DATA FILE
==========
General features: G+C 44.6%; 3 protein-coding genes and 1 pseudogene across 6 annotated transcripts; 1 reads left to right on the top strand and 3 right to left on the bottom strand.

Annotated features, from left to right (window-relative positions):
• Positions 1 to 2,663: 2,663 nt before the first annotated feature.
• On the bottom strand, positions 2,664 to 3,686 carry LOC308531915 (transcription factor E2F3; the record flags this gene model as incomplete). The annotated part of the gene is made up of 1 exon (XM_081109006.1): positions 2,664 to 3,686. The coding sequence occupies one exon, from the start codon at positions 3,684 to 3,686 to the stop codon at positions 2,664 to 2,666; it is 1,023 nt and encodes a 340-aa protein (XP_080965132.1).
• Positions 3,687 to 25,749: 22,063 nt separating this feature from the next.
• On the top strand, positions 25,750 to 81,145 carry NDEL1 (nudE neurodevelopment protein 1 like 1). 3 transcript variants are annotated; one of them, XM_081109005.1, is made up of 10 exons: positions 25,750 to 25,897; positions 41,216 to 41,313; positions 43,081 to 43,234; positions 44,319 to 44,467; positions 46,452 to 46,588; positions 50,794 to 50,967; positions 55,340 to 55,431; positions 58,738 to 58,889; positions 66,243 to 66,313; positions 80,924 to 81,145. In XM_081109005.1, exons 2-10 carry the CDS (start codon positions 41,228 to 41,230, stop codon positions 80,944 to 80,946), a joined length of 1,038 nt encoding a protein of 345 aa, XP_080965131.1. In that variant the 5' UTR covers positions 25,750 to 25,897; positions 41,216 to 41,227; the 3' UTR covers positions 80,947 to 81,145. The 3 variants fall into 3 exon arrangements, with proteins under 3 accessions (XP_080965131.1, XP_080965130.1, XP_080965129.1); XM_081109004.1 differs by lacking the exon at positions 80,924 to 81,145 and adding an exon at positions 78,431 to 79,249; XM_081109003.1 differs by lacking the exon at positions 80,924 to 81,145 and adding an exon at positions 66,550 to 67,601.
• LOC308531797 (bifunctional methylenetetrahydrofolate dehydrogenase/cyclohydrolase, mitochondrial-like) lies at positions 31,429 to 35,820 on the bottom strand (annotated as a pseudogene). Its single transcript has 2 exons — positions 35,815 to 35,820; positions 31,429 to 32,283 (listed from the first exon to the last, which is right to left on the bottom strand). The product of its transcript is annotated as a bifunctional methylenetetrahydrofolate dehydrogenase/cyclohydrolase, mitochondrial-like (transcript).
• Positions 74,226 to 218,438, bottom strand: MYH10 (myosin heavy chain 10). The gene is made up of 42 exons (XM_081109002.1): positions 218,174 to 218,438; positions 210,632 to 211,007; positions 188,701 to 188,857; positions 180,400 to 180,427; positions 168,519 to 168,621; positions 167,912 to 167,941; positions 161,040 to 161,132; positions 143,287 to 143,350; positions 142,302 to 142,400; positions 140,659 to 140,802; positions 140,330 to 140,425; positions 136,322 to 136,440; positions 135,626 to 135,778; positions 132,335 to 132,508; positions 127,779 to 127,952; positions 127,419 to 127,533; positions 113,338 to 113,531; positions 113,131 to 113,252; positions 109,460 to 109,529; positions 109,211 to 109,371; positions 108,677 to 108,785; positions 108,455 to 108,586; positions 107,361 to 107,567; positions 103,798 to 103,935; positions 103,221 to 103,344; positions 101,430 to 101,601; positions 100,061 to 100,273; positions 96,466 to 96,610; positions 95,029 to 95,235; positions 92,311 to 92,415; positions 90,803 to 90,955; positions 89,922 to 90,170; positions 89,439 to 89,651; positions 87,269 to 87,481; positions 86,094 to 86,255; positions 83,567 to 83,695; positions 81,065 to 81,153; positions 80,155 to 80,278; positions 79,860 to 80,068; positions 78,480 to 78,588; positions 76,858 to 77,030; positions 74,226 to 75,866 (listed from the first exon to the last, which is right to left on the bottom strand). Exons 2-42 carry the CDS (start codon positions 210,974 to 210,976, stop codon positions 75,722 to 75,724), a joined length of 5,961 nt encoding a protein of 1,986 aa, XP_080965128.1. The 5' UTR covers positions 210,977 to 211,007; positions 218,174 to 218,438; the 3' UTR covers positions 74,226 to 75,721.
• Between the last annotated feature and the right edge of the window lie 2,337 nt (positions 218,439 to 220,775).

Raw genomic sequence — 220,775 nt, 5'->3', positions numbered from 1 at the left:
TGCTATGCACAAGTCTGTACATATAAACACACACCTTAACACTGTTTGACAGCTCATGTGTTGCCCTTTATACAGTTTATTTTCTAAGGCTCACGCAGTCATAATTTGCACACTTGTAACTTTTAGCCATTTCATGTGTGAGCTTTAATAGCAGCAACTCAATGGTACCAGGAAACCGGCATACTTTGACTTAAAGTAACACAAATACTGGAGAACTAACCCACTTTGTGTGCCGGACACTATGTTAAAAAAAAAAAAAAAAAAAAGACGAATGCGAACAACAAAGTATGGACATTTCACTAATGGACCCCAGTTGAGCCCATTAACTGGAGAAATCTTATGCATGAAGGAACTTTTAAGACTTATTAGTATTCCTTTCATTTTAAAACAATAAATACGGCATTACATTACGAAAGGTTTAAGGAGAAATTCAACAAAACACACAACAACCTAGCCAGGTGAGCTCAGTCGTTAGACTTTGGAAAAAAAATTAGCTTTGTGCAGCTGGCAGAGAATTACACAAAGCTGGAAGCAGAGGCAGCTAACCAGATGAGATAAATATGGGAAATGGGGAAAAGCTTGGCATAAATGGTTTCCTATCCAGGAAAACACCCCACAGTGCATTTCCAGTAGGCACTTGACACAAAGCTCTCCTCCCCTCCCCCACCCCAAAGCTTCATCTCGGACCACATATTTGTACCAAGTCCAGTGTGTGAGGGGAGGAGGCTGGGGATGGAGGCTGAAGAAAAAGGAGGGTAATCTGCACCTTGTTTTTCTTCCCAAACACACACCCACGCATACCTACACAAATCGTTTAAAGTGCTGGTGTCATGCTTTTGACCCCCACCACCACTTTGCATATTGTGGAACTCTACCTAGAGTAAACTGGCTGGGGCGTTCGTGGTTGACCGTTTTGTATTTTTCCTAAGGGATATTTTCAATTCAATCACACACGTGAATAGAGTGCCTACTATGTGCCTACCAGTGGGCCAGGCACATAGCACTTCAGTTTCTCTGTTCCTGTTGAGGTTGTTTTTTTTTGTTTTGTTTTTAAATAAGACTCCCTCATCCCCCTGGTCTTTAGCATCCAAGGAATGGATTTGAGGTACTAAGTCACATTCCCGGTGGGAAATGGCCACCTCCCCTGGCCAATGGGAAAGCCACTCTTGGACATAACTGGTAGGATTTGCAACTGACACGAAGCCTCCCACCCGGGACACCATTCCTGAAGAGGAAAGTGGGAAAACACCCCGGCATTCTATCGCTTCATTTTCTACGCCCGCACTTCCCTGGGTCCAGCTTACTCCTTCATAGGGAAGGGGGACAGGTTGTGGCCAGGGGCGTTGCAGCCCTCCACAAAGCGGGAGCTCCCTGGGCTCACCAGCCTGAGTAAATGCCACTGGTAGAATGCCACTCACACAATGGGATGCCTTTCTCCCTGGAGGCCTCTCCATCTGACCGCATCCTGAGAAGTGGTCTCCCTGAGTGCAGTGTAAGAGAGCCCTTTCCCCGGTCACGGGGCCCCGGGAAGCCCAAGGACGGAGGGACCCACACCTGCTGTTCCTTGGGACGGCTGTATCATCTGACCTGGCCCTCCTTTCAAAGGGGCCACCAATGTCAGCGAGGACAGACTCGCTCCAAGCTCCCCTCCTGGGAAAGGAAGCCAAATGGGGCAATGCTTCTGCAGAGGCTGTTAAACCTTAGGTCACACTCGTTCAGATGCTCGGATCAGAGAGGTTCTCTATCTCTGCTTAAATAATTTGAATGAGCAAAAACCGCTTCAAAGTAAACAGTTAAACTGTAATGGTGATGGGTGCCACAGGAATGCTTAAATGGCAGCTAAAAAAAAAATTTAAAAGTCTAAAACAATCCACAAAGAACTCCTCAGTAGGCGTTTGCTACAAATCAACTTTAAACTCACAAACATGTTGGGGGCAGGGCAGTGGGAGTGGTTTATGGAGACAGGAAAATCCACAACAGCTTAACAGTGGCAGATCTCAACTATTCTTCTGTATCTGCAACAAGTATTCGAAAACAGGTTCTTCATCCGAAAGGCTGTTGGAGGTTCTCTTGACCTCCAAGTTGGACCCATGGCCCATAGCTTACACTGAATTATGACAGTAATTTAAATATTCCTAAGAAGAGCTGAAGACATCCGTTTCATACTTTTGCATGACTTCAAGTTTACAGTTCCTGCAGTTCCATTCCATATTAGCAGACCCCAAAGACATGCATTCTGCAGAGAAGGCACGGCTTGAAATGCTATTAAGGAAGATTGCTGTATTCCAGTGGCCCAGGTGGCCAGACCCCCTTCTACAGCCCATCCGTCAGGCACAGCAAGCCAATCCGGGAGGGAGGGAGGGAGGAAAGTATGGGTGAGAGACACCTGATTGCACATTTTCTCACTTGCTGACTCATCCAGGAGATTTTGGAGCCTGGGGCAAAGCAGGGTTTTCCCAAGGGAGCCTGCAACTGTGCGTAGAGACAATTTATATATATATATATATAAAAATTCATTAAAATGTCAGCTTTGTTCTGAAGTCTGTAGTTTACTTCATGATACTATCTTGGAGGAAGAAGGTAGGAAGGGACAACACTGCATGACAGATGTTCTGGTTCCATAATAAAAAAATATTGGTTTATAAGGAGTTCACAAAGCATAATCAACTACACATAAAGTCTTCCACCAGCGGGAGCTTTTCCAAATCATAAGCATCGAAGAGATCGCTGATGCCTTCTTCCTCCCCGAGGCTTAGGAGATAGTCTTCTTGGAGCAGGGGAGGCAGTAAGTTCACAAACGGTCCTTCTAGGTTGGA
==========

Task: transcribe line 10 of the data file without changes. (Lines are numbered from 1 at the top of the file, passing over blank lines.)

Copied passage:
Raw genomic sequence — 220,775 nt, 5'->3', positions numbered from 1 at the left: